Two Cities, Two Films

Part of the Palgrave Studies in Nineteenth-Century Writing and Culture book series (PNWC)


According to the website of the British Film Institute, the 1958 British film of A Tale of Two Cities is ‘certainly a faithful adaptation, following in a simple, straightforward manner (thanks to screenwriter T. E. B. Clarke) the narrative line of the book’.1


Great Expectation Rank Organization Facial Similarity Script Editor Authorial Voice 
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  1. 5.
    Sergei Eisenstein, ‘Dickens, Griffith, and the Film Today’, first published in Moscow in 1944, and in English translation in 1949, in the Eisenstein essay collection Film Form, ed. and trans. Jay Leyda (New York: Harcourt, Brace, 1949).Google Scholar
  2. 7.
    Grahame Smith, Dickens and the Dream of Cinema (Manchester: Manchester University Press, 2003), p. 8.Google Scholar
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    Jason W. Stevens, ‘Insurrection and Depression-Era Politics in Selznick’s A Tale of Two Cities (1935)’, Literature Film Quarterly, 34 (2006), 176–93.Google Scholar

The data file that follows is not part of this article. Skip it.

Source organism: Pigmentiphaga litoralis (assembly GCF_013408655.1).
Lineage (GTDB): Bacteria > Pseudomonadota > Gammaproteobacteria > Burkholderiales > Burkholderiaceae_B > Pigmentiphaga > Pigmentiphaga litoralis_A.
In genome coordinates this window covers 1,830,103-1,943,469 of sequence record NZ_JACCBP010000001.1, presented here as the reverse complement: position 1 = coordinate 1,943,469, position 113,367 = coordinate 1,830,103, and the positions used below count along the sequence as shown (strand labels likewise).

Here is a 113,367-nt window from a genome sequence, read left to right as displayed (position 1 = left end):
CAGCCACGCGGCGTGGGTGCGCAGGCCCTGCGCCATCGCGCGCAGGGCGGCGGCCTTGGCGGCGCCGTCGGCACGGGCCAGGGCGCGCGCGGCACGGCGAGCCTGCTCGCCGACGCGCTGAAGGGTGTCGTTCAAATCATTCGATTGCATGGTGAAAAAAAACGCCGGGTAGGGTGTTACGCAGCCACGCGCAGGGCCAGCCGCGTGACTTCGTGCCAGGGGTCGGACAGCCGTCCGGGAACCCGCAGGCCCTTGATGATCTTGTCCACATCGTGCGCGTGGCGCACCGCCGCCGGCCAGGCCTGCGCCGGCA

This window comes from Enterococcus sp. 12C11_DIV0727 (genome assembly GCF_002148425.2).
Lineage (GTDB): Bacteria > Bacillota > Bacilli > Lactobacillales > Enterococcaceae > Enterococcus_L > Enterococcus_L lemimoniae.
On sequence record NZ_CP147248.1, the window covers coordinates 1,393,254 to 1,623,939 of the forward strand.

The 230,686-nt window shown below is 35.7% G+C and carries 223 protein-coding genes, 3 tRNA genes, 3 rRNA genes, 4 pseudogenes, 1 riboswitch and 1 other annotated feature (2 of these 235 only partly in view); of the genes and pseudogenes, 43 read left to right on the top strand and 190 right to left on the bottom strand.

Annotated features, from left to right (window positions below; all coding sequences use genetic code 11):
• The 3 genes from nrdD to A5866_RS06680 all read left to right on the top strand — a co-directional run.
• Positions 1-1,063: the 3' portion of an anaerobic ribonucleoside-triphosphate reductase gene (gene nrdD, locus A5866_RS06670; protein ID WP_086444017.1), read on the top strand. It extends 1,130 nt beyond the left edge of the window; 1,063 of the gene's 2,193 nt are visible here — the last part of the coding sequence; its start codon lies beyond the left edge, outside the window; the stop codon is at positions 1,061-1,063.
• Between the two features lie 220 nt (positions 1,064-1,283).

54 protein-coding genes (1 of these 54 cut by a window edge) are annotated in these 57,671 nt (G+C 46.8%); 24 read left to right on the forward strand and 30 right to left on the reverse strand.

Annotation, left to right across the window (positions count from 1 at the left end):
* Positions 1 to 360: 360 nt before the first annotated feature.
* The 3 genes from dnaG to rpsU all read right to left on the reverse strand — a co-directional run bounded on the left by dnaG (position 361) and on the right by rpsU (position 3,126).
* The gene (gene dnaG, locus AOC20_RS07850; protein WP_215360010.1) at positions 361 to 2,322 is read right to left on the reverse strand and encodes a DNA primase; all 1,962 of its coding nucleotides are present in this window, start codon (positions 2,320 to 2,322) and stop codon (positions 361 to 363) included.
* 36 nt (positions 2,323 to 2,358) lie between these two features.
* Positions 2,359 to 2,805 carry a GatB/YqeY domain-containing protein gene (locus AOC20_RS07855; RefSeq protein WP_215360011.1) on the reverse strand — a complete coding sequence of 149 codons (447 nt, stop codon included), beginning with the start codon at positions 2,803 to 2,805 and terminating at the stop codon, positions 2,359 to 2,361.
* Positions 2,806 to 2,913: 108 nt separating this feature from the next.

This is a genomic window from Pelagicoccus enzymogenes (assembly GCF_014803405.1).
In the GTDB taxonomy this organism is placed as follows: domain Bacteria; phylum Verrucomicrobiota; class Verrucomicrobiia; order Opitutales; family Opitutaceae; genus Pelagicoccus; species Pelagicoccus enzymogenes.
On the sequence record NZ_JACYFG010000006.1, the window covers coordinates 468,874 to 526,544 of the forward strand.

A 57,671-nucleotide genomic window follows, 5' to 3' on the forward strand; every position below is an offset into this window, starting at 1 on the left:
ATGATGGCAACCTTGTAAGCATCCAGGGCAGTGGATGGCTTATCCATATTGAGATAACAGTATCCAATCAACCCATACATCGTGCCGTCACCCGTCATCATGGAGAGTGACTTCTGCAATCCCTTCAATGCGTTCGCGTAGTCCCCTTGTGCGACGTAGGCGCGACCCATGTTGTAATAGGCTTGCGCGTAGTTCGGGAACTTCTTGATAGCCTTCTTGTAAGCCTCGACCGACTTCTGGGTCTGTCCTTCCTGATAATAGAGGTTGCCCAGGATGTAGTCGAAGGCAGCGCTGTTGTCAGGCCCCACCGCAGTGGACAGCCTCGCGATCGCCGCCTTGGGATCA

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    Robert Giddings, ‘A Tale of Two Cities and the Cold War’, in British Cinema of the 1950s: a Celebration, ed. Ian McKillop and Neil Sinyard (Manchester: Manchester University Press, 2003), pp. 168–75.Google Scholar
  7. 34.
    Lindsay Anderson, ‘Get out and Push’, in Declaration, ed. Tom Maschler (London: Jonathan Cape, 1957), repr. Never Apologise: the Collected Writings of Lindsay Anderson, ed. Paul Ryan (London: Plexus, 2004).Google Scholar
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© Charles Barr 2009

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